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Voltaire’s Candide Essay

“A guy walks into a bar and says, “Ouch. ” Many are familiar with this ancient pun. Very often, jokes are told that begin with a character walking into a bar. This joke, however, satirizes those cliches and while sounding very foolish, the anecdote is still sensible, much like the humor performed in Voltaire’s Candide. The novel is essentially a satire, itself, on the many philosophies of life, mainly the belief of optimism. Voltaire’s humor throughout Candide’s adventures become more ridiculous and simultaneously, hilarious to achieve his paradox on the ideals of life.

Voltaire includes a variety of comedic elements in Candide, including: sarcasm, paradoxical remarks, and outright ludicrous humor. However, Voltaire does not introduce this humor immediately. He basically “sets up” the reader for what appears to be a novel about philosophical optimism, but then incorporates his satiric comedy, which provides for a better comedic performance. The humor is unexpected and that is what allows for this delayed comedy to work.

For example, the first real occurrence or humor does not appear until Chapter IV when Pangloss is explaining to Candide how he obtained the sores on his body and how he was reduced “to such a pitiful state. ” (26) Pangloss explains how all of these “diseases” were passed to each person, and eventually him. He then reveals the final scapegoat to Candide, which is love. He blames love for his acquisition of the sores. Voltaire satirizes the human race’s idea of love here, because it is so cherished by all.

But he realizes how love is always misunderstood, and this leads to perfect satire. Reading further into Candide, one will notice how Voltaire’s comedy progresses into absurd humor. Voltaire, in Chapter XI, introduces one of his many tools of comedy, this being the old woman. When read initially the old woman seems to have no reason for involvement in the story and can even be perceived as pointless. However, she is another prop used by Voltaire to provide comedy in the novel. The old woman tells her story, and this is where Voltaire’s absurd comedy occurs.

When describing her youth to Candide, she says, “My breasts were forming, and what breasts! They were white and firm, and as shapely as those of Venus de’ Medici. ” (42) Her graphic description to another male is what makes this scene so funny; just imagining Candide sitting there, listening to her describe her breasts. She lists many of her other youthful features and the fortuitous incorporation of her breasts is indeed the most humorous. She also explains how the soldiers stripped the women of their clothes, and she adds, “It’s amazing how quickly those gentlemen can undress people. 43)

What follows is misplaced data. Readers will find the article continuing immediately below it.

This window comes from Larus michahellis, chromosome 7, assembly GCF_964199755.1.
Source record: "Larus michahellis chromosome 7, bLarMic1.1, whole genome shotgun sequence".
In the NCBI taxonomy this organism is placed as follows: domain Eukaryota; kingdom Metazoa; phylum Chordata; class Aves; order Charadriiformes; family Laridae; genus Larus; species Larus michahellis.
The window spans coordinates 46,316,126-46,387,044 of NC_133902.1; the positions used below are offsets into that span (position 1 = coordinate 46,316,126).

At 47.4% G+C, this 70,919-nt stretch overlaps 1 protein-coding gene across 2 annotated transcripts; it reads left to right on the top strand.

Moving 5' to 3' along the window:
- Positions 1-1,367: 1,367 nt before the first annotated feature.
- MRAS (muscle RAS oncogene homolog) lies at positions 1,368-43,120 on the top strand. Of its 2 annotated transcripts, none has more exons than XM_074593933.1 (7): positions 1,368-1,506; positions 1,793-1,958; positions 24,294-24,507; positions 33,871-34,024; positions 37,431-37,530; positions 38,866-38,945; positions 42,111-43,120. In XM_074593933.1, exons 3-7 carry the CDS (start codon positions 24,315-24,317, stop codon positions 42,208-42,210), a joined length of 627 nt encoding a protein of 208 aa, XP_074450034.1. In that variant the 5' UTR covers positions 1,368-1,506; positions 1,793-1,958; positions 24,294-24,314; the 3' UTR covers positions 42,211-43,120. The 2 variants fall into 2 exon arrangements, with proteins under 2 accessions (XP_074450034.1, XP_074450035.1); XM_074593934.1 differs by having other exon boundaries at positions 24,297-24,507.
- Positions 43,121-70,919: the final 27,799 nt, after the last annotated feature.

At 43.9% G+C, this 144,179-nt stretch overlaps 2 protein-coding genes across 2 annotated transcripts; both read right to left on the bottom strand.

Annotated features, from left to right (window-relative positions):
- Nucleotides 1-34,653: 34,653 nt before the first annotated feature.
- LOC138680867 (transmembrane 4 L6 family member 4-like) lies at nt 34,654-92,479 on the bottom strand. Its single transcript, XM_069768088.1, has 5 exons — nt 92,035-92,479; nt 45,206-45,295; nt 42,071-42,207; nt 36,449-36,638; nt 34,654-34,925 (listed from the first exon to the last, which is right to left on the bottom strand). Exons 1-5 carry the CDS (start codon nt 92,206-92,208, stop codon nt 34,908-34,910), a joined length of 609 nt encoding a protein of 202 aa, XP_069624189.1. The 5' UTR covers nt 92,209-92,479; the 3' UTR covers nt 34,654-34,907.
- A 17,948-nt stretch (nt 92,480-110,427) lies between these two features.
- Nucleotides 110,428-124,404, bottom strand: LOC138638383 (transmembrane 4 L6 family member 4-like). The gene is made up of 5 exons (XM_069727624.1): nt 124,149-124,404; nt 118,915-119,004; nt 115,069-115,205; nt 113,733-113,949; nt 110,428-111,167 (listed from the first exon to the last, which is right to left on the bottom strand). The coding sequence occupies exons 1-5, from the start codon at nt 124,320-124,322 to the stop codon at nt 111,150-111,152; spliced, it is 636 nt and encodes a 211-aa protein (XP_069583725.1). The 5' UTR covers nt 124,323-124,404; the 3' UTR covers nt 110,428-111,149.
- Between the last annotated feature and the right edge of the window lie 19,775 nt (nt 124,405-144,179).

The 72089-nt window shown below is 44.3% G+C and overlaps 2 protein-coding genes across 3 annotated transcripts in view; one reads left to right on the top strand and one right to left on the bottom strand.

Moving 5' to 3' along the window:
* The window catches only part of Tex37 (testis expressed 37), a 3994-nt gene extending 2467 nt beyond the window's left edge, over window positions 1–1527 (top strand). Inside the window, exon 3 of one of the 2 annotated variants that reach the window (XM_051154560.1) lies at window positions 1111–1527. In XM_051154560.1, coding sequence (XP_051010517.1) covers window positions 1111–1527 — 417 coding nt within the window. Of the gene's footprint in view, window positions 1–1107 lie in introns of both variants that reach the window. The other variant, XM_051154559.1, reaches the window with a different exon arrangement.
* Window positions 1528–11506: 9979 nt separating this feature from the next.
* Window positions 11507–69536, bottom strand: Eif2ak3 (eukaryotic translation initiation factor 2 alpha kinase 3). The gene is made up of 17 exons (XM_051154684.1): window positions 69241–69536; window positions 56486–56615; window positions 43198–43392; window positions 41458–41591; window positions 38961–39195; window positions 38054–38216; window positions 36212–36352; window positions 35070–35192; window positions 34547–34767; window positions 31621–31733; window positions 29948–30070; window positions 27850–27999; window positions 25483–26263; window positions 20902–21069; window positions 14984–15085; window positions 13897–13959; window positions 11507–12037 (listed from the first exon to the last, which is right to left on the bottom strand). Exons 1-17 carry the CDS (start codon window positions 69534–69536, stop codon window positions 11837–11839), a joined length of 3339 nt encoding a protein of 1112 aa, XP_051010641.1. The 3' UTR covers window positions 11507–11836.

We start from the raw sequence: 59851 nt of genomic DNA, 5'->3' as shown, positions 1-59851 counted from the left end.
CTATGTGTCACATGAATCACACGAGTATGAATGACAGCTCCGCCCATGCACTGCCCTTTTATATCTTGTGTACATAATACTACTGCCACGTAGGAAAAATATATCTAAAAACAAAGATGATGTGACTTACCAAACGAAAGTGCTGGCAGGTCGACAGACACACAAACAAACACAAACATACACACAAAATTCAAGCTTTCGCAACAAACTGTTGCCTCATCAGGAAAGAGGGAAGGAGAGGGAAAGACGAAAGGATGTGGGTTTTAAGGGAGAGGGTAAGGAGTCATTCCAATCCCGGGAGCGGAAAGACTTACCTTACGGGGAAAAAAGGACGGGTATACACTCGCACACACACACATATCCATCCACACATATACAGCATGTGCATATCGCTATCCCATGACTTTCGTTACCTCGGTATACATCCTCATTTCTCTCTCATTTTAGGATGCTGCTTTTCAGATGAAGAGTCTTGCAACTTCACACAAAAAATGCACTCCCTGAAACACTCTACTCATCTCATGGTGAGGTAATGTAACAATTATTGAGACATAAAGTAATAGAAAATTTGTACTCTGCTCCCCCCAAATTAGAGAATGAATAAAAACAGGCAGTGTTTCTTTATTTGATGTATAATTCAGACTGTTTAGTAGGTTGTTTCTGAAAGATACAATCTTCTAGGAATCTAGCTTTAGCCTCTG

Not only is this comment by her unnecessary, but also it contradicts her opinion on the soldiers. She was angered and what they did to her, yet she manages to refer to them as gentlemen. Continuing with the unexpected humor that appears so spontaneously throughout Candide, Voltaire provides more amusement by playing with Candide’s optimistic views. When Candide meets again with Cunegonde’s brother, the baron, they are both initially pleased with one another. Yet when he mentions marrying Cunegonde, the baron suddenly changes his tone and the two become almost immediate enemies.

The baron says to Candide, “You insolent wretchYou should be ashamed of yourself for mentioning such an audacious scheme to me! ” (56) They continue to argue until Candide thrusts his sword into the baron, appearing to kill him. It is comical to see how quickly the attitudes of these two characters change in a few short moments. They go from being friendly old-fashioned chums, to one killing the other. This type of ludicrous humor by Voltaire makes the scene laughable when it should be serious because a man has just been murdered.

Voltaire takes his silly humor to the next level as the adventures of Candide unfold. Voltaire’s last character utilized as a comical tool is Signor Pococurante. Although he possesses many of the fine riches that people yearn for and adore, he only buys them out of vanity. When Candide attempts to please him with a plethora of compliments on his objects, Signor Pococurante explains the he dislikes almost everything he owns. It is funny to see how each time Candide shares his pleasure with each object, he counters with a derogatory remark.

When Candide notices a book by Homer, he says, “That used to delight the great Pangloss, the best philosopher in Germany. ” Pococurante reverts with a sharp, “It doesn’t delight me. ” (100) Then when Candide finds the author, Cicero, he says, “Surely you never tire of reading that great man. ” And once again Pococurante counters by saying, “I never read him. ” (101) This type of humor from Voltaire slightly strays from the outrageous humor he has provided throughout the novel. Nevertheless it still amuses the reader.

The fact that Signor Pococurante snaps at Candide’s optimism with his pessimism, along with these two characters’ contrasting views, makes these scenes humorous. Conclusively, Voltaire manages to explain the many philosophies of life and simultaneously satirize them. His absurd comedy throughout the book displays his ability to prove a point and keep the reader amused. As a result of such humorous language and scenes throughout the novel, Voltaire establishes the satire of Candide’s journey, as well as optimism and life’s other philosophies.

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